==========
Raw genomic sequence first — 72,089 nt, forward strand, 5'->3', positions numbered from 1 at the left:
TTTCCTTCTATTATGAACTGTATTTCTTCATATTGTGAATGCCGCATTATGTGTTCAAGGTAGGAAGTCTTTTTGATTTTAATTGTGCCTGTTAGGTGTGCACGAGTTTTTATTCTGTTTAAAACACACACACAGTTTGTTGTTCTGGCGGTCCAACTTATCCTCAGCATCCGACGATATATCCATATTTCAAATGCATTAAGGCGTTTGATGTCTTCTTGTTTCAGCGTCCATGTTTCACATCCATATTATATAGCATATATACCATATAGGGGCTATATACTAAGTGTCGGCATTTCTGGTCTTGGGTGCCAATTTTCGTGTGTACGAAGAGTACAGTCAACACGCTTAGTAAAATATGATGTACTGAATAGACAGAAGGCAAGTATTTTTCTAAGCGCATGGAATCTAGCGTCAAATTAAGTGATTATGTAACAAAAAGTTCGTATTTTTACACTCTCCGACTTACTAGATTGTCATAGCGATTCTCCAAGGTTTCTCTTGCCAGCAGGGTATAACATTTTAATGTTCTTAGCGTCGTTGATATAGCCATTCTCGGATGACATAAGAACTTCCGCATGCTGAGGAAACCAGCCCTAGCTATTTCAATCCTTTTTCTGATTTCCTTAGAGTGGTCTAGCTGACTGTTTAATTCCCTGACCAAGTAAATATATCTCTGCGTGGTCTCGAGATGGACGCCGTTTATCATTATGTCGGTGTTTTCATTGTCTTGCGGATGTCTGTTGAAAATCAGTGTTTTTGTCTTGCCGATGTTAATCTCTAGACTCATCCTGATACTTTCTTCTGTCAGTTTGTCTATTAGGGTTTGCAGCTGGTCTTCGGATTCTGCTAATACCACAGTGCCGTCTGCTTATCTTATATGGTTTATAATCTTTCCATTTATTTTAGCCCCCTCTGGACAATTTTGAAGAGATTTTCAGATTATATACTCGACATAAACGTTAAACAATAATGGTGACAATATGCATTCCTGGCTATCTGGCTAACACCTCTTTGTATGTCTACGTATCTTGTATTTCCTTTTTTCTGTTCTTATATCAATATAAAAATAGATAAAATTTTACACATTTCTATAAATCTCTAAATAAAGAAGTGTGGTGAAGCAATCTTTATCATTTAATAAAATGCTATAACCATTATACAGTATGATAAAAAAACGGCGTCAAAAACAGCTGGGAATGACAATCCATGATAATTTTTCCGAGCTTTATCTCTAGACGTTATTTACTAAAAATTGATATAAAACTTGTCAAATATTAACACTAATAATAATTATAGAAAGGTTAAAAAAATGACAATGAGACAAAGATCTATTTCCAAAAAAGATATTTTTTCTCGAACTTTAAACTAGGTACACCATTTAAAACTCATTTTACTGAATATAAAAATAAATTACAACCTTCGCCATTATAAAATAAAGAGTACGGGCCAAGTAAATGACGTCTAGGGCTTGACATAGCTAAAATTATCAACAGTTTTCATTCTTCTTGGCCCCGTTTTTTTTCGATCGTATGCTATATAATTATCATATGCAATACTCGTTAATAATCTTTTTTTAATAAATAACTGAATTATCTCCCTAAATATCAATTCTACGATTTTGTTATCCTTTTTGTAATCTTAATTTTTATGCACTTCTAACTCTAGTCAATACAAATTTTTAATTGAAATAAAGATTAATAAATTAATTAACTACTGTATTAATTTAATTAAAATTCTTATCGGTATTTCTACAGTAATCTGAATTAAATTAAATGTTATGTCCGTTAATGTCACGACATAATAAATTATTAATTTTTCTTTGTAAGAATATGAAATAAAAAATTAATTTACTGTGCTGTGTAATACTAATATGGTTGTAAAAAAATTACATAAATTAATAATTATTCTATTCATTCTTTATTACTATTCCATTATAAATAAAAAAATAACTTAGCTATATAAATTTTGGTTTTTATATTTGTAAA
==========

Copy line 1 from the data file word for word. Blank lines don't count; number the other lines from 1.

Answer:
Raw genomic sequence first — 72,089 nt, forward strand, 5'->3', positions numbered from 1 at the left: